Food Security Programme
A total of 842 million people in 2011–13, or around one in eight people in the world, were estimated to be suffering from chronic hunger, regularly not getting enough food to conduct an active life. The total number of undernourished has fallen by 17 percent since 1990–92. Despite overall progress, marked differences across regions persist. Sub-Saharan Africa remains the region with the highest prevalence of undernourishment, with modest progress in recent years.
READI's food security programs breathe life into weak and besieged communities. The organization offers solutions-such as teaching skills to increase food production, marketing techniques, land rehabilitation, and education on how to meet the nutritional needs of adults and children-provide food for life. READI’s food security programs focus on long-term solutions to end hunger permanently in Ghana. The programs include training farmers in new techniques or providing resources such as seeds and tools to increase crop production.
READI endeavors to reduce starvation and hunger by addressing immediate food needs of the target population as well as working on long-term solutions to food security. READI does this by first assessing the food needs of the target population and the various factors that contribute to food insecurity. This process includes an analysis of the availability of national food resources to the population, access of food to the target population, and utilization. It then develops an integrated program to solve the problem and to prevent it from rising again. This approach combines agricultural programs with health, nutrition and sanitation interventions.
The primary objectives of READI’s Food Security programs are to:
- Increase food availability and food access through improved farming systems, invigorated entrepreneurship, and strengthened market systems.
- Improve food utilization through food distribution and better care practices, such as improved food processing, preservation and storage.
Africa is one of the most vulnerable regions in the world to climate change. The Third Assessment Report of the Intergovernmental Panel on Climate Change (IPCC) established how human activity (burning fossil fuels and changes in land-use) is modifying the global climate, with temperature rises projected for the next 100 years that could affect human welfare and the environment
. Climate change has impact on: Biodiversity loss: Biodiversity is an important resource for African people. They are used as Uses are consumptive (food, fiber, fuel, shelter, medicine, wildlife trade) and nonconsumptive (ecosystem services and the economically important tourism industry). Given the heavy dependence on natural resources in Africa, many communities are vulnerable to the biodiversity loss that could result from climate change. The impact of climate change on humans will also be compounded by climate change-induced alterations of agriculture, water supply and disease.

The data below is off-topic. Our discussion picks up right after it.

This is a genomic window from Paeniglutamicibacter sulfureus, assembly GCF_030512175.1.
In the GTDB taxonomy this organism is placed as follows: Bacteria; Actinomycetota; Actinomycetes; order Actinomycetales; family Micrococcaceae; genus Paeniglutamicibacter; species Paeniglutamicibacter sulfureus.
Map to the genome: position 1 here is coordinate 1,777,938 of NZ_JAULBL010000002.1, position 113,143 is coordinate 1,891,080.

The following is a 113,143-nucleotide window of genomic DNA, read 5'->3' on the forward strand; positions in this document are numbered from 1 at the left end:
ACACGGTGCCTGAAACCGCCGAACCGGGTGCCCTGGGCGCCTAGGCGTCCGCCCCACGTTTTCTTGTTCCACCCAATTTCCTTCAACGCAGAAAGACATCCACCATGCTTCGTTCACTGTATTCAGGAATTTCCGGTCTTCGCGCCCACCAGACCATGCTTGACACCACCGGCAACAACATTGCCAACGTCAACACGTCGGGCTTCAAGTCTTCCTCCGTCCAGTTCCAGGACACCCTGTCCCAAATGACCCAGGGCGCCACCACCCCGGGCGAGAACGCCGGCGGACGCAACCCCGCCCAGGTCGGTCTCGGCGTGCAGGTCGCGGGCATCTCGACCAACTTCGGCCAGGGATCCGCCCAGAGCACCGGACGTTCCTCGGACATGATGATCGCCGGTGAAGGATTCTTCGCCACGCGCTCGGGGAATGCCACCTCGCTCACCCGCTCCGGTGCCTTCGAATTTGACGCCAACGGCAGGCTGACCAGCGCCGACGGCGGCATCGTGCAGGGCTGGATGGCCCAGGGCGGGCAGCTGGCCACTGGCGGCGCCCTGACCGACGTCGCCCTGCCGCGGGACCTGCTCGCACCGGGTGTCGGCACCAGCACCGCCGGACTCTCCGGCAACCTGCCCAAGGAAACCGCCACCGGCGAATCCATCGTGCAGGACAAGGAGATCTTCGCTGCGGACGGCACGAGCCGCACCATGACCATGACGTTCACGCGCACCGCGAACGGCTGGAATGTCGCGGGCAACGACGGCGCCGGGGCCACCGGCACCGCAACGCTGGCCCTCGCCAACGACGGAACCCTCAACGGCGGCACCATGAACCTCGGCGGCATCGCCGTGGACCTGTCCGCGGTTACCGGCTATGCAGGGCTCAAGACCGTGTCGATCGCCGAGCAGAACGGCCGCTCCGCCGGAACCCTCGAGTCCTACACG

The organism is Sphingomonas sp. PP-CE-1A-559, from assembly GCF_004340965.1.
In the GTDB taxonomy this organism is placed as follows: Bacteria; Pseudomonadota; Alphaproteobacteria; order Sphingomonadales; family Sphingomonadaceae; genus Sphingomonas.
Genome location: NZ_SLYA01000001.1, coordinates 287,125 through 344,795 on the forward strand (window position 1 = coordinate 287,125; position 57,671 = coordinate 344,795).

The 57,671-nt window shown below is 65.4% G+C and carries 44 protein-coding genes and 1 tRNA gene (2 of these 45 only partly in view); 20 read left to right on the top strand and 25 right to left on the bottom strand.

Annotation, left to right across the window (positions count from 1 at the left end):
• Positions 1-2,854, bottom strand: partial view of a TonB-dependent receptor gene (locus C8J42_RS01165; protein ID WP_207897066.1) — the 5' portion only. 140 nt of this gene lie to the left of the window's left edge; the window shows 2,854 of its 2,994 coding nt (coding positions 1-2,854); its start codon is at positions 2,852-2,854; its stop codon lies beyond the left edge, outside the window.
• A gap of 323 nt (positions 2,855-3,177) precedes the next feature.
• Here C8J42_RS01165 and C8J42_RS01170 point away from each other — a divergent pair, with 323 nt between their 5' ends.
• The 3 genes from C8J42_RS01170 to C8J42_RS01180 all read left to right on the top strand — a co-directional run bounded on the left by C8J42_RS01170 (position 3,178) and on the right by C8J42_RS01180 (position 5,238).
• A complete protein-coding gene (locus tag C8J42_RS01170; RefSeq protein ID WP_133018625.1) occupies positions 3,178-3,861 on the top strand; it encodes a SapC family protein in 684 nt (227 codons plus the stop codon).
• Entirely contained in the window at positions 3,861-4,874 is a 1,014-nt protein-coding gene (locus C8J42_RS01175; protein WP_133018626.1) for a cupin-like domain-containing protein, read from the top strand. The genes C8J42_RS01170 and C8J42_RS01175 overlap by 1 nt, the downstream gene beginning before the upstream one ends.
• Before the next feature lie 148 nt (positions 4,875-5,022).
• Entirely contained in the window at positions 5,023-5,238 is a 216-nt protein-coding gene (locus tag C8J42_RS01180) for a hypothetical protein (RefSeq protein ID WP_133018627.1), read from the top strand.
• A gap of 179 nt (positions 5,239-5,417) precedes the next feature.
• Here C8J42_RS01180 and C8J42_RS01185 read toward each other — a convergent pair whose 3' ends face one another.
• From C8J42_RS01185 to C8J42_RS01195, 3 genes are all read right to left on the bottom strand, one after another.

Agriculture: Most of Africa relies on rain-fed agriculture. As a result, it is highly vulnerable to changes in climate variability, seasonal shifts, and precipitation patterns. Any amount of warming will result in increased water stress. Roughly 70 percent of the population lives by farming, and 40 percent of all exports are agricultural products. Crop production and livestock husbandry account for about half of household income. The poorest members of society are those who are most dependent on agriculture for jobs and income.
Disease: Climate change has critical health implications. Changes in rainfall will affect the presence and absence of vector- and water-borne pathogens. For example, it can be expected that small changes in temperature and precipitation will boost the population of disease-carrying mosquitoes and result in increased malaria epidemic. Increased flooding could facilitate the breeding of these malaria carriers in formerly arid areas. These problems will be worsened by the inability of many communities to cope with increased disease. The issue of climate change has become a global threat with worrying consequences for developing countries. The impact and consequence of climate change is yet to be widely acknowledged as countries continue to strengthen their policy advocacy work on climate change issues
- The primary objectives of READI’s Climate Change programs are to:
- To enhance awareness on the impact of climate change
- To promote women’s active participation in all decision- making processes on climate change at all levels
- To monitor government’s compliance in the implementation of climate change conventions to ensure that the strategies meet the specific needs.
- To produce relevant research, publication and information on climate change in Ghana as a basis for policy advocacy, learning and information sharing.
- The ideas generated from the impact of climate change work will continue to be shared with a broad range of actors to ensure greater commitment and action on the issue being addressed in the sub-region. Through:
- Sensitization programmes on impact of climate change
- Engaging with natural policies on Climate change
- Effective contribution of critical issues in climate change at the global, continental and natural policy making.
- Production of relevant documents on impact of climate change